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The paper deals with the meaning of the transcendental imagination in Kant’s Critique of Pure Reason, comparing it with the productive imagination proposed by Fichte in his Wissenschaftslehre of 1794. It also presents Heidegger’s views concerning both Kant and Fichte. Regarding Kant there is also a discussion of the difference between the first and second editions of the First Critique. It may be noted that Heidegger prefers the first edition to the second, since, in his view, the latter leads into German Idealism. In Fichte’s philosophy the imagination plays a considerably larger role than it does in Kant. And Heidegger early on (in 1929) recognizes the importance of Fichte as a philosopher in its own right, and not just, as was customary in the period, a mere transitional figure between Kant and Hegel. The paper concludes with a critique of Heidegger’s views regarding both Fichte and Kant. Though there is an addendum discussing the function of the imagination in the aesthetics of Kant (classicism), in that of Fichte (romanticism), and a brief comparison with Heidegger’s own aesthetics.
5. Forum Philosophicum: Volume > 21 > Issue: 2
Małgorzata Hołda, Intersections between Paul Ricoeur’s Conception of Narrative Identity and Mikhail Bakhtin’s Notion of the Polyphony of Speech
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Proposing his conception of narrative identity in Oneself as Another, Paul Ricoeur holds that human life is comprehensible, once the story of a man’s life has actually been told, and it is the narrative of one’s life which constructs one’s identity. Developing his theory of heteroglossia and the polyphony of human speech, explicated chiefly in Speech Genres and The Dialogic Imagination, Mikhail Bakhtin recognizes the intrinsically intertwining character of utterance and response. According to him, utterance is always addressed to someone and antedates an answer. Bakhtin’s “addressivity,” as well as his view of discourse as fundamentally dialogic, are convergent with Ricoeur’s elucidation both of man’s answerability to the Other and of narrative identity. The dynamic character of narrative identity, as construed by Ricoeur, converges with the dynamic nature of language as viewed by Bakhtin. The aim of this article is to study the intersections of Ricoeur’s narrative theory and Bakhtin’s recognition of the polyphonic nature of speech. I view these as inherently interrelated, and as testifying, respectively, to the philosophical and linguistic aspects of one and the same phenomenological vision. That vision accounts for selfhood, understood as vulnerable and contextualized, while also recognizing that it is conveyed by means of language with its essentially dialogic openness.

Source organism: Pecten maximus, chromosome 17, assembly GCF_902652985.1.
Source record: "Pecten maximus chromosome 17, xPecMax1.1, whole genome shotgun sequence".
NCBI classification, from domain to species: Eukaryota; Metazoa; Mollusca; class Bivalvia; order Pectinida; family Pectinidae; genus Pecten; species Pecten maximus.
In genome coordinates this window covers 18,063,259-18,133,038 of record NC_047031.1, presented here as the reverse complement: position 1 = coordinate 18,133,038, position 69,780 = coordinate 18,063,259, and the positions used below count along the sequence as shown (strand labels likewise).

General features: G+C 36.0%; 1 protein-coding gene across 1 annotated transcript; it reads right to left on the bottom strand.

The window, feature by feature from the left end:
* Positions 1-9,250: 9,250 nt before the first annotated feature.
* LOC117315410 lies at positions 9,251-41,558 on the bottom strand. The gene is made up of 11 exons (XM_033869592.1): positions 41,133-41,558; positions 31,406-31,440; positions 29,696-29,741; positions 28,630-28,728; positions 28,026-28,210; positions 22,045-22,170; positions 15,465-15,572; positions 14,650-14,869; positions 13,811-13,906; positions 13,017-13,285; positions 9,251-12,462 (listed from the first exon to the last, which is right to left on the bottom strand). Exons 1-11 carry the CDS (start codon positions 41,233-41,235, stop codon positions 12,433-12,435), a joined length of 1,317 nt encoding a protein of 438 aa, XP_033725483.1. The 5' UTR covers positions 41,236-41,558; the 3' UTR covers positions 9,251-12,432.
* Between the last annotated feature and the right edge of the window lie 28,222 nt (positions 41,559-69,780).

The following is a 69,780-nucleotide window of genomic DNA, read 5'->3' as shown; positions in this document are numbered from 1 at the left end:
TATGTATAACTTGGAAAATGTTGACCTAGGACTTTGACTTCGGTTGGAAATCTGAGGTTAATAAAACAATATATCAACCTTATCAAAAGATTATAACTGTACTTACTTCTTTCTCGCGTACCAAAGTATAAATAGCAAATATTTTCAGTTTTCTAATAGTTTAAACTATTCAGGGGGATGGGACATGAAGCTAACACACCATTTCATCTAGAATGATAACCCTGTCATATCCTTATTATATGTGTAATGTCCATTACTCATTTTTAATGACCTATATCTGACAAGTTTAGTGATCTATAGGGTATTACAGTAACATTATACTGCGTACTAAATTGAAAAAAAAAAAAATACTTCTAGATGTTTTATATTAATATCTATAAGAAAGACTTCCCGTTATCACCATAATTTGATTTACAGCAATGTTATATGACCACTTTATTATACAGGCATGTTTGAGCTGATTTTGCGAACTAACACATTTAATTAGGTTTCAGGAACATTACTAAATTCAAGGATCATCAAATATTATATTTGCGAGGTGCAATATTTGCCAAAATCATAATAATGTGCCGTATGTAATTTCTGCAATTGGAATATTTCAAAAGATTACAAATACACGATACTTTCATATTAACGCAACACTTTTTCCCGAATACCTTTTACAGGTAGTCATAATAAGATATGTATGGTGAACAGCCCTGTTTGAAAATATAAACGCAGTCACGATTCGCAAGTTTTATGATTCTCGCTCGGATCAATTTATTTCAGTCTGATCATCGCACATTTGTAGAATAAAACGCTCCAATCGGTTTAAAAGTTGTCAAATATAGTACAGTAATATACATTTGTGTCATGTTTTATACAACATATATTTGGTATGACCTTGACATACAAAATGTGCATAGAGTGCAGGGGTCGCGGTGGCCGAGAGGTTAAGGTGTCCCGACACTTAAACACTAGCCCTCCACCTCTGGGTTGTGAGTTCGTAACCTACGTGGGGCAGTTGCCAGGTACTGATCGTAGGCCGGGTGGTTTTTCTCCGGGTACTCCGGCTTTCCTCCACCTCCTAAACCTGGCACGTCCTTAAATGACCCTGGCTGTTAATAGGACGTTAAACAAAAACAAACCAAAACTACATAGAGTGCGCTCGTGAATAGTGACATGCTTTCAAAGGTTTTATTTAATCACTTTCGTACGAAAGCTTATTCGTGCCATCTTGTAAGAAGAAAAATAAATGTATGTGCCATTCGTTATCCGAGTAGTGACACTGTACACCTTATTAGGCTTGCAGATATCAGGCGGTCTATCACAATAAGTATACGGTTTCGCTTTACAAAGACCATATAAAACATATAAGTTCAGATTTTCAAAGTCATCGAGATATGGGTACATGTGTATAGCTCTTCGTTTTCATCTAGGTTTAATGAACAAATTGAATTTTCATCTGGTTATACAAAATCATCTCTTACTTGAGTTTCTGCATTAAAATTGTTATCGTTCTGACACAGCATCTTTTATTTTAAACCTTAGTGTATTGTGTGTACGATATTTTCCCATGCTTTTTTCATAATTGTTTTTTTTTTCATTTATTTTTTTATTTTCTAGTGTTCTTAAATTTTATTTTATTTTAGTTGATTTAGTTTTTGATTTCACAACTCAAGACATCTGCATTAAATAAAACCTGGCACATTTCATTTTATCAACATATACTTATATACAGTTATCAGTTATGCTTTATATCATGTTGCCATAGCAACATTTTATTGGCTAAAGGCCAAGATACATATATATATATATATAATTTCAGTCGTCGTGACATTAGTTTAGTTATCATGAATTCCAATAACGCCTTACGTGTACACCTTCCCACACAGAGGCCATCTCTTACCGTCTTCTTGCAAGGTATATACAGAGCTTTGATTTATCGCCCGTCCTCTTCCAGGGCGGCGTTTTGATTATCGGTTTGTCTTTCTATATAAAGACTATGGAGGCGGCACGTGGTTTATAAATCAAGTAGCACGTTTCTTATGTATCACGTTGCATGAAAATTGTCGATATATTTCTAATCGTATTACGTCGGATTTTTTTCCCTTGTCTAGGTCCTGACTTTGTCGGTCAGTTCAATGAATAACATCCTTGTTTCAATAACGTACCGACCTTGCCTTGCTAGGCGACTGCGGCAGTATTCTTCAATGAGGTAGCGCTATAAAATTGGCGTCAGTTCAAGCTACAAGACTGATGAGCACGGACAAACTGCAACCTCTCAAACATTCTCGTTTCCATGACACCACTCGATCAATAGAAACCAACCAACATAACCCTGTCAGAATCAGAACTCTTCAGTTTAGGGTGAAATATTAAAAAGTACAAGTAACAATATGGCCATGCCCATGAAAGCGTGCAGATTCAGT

book reviews
6. Forum Philosophicum: Volume > 21 > Issue: 2
Carl Humphries, Tomasz Mróz: Selected Issues in the History of Polish Philosophy (Erasmus Lectures at Vilnius University)
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7. Forum Philosophicum: Volume > 21 > Issue: 2
Reviewers of Articles Submitted for 2016 Issues of Forum Philosophicum
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8. Forum Philosophicum: Volume > 21 > Issue: 2
Note about Forum Philosophicum
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9. Forum Philosophicum: Volume > 21 > Issue: 1
Andrew T. J. Kaethler, Marcin Podbielski, Editors’ Note
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10. Forum Philosophicum: Volume > 21 > Issue: 1
Ragnar M. Bergem, Transgressions: Erich Przywara, G. W. F. Hegel, and the Principle of Non-Contradiction
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This article concerns the nature of reason in the work of the Twentieth Century Catholic theologian Erich Przywara and Georg Wilhelm Friedrich Hegel. The discussion centers on three interlocking issues: (a) The question whether proper thinking submits to or transgresses the principle of non-contradiction; (b) The relationship between reason and history; (c) The theological concern with distinguishing the “history of reason” and the divine life. It is argued that both Hegel and Przywara give an account of reason where there are moments of contradiction, and that this is a necessary feature of historical existence. Further, while Przywara and others are concerned with Hegel’s making reason’s reconciliation of contradiction in history identical with the divine life, I argue that although this is a real concern, Hegel’s account is more equivocal than normally admitted. Finally, I argue that the distinguishing feature between Przywara and Hegel is what happens after the moment of contradiction; that is where we see the most important difference between an analogical and a dialectical account of reason.